FANDOM


The Green Keelback, Macropisthodon plumbicolor, also called the Lead KeelbackTemplate:Citation needed, is a species of snake found in parts of Asia.

DescriptionEdit

See snake scales for terminology used
File:MacrophistodonPlumbicolor.jpg
File:Macropisthodon plumbicolor juvenile2.jpg
File:Macropisthodon plumbicolor juvenile.jpg

Stout and viper like in structure of body. Eye moderately large and the rostral scale is just visible from above. The suture between the internasals are as long as that between the prefrontals or a little shorter. The frontal scale is as long as its distance from the end of the snout or a little longer, as long as the parietals or a little shorter; the loreal scale is as long as deep or deeper, sometimes touching the eye; two preoculars scales and three or four postoculars; the temporals are 2 + 3 or 4; there are 7 scales on the upper lip (supralabials), the third and fourth touch the eye; 4 or 5 lower labials in contact with the anterior chin-shields, which are shorter than the posterior. The dorsal scales are strongly keeled, in 23 to 27 rows. The ventrals scutes are 144-160 in number and the anals are usually divided; the subcaudals scales are 35-50 in number. Dull green above, uniform or with traces of black markings.[1] Young specimens show an inverted black V-mark on the neck, its apex forwards, reaching to the frontal shield, and a second much smaller one behind, the intervening space being bright yellow or orange; a black stripe from the eye to the angle of the month, and more or less regular transverse spots or cross-bars on the back and tail; belly whitish, yellow or plumbeous, rarely with darkish spots. In disposition the snake is very gentle and in threat may flatten the neck and raise the head like a cobra while other specimens may flatten the entire body on the ground. Feeds mainly on toads.[2]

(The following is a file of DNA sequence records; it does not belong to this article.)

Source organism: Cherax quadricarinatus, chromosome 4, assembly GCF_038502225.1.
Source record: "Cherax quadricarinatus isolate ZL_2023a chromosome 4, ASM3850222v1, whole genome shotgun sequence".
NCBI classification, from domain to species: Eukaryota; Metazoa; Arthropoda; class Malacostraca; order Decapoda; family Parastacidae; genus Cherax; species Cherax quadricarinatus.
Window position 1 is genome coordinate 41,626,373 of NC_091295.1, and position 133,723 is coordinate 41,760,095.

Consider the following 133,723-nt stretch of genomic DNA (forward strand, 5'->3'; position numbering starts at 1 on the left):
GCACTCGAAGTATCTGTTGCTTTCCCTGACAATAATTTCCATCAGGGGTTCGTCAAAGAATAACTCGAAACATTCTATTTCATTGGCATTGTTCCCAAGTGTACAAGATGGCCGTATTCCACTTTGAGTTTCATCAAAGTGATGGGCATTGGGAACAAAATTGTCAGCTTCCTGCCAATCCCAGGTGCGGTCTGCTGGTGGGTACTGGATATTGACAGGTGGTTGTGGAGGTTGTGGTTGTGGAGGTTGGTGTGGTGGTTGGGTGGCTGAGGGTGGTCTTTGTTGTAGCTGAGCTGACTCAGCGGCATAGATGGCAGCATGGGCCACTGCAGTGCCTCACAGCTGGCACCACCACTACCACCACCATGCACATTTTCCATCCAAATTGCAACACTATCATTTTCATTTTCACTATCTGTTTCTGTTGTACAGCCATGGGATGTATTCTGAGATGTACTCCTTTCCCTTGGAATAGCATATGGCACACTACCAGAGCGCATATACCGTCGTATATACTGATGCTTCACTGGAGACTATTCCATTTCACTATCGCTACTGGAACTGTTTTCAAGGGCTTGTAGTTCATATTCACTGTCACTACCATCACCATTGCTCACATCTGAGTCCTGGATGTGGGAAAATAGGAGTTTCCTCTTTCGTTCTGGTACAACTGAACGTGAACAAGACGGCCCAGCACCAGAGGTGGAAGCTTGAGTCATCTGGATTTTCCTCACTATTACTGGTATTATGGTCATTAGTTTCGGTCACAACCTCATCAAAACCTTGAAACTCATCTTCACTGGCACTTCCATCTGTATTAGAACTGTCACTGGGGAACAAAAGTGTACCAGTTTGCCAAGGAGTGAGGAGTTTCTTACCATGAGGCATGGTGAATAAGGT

About 2 feet long when fully grown. Found in peninsular India and Sri Lanka especially on the hills rather than on the plains. A large specimen was found at an altitude of 4700 feet, in the Anaimalai Hills by Mr. W. Davison.[1]

NotesEdit

  1. 1.0 1.1 Boulenger, George A. 1890 The Fauna of British India, Including Ceylon and Burma. Reptilia and Batrachia. Taylor & Francis, London, xviii, 541 pp.
  2. Smith, M. A. 1941. Fauna of British India. Reptilia and Batrachia. p.315-316

ReferencesEdit

  • Cantor, T. E. 1839 Spicilegium serpentium indicorum [parts 1 and 2]. Proc. Zool. Soc. London, 7: 31-34, 49-55.
  • Jerdon, T.C. 1853 Catalogue of the Reptiles inhabiting the Peninsula of India. Part 2. J. Asiat. Soc. Bengal xxii: 522-534 [1853]Template:Colubrids-stub

mr:गवत्या

Ad blocker interference detected!


Wikia is a free-to-use site that makes money from advertising. We have a modified experience for viewers using ad blockers

Wikia is not accessible if you’ve made further modifications. Remove the custom ad blocker rule(s) and the page will load as expected.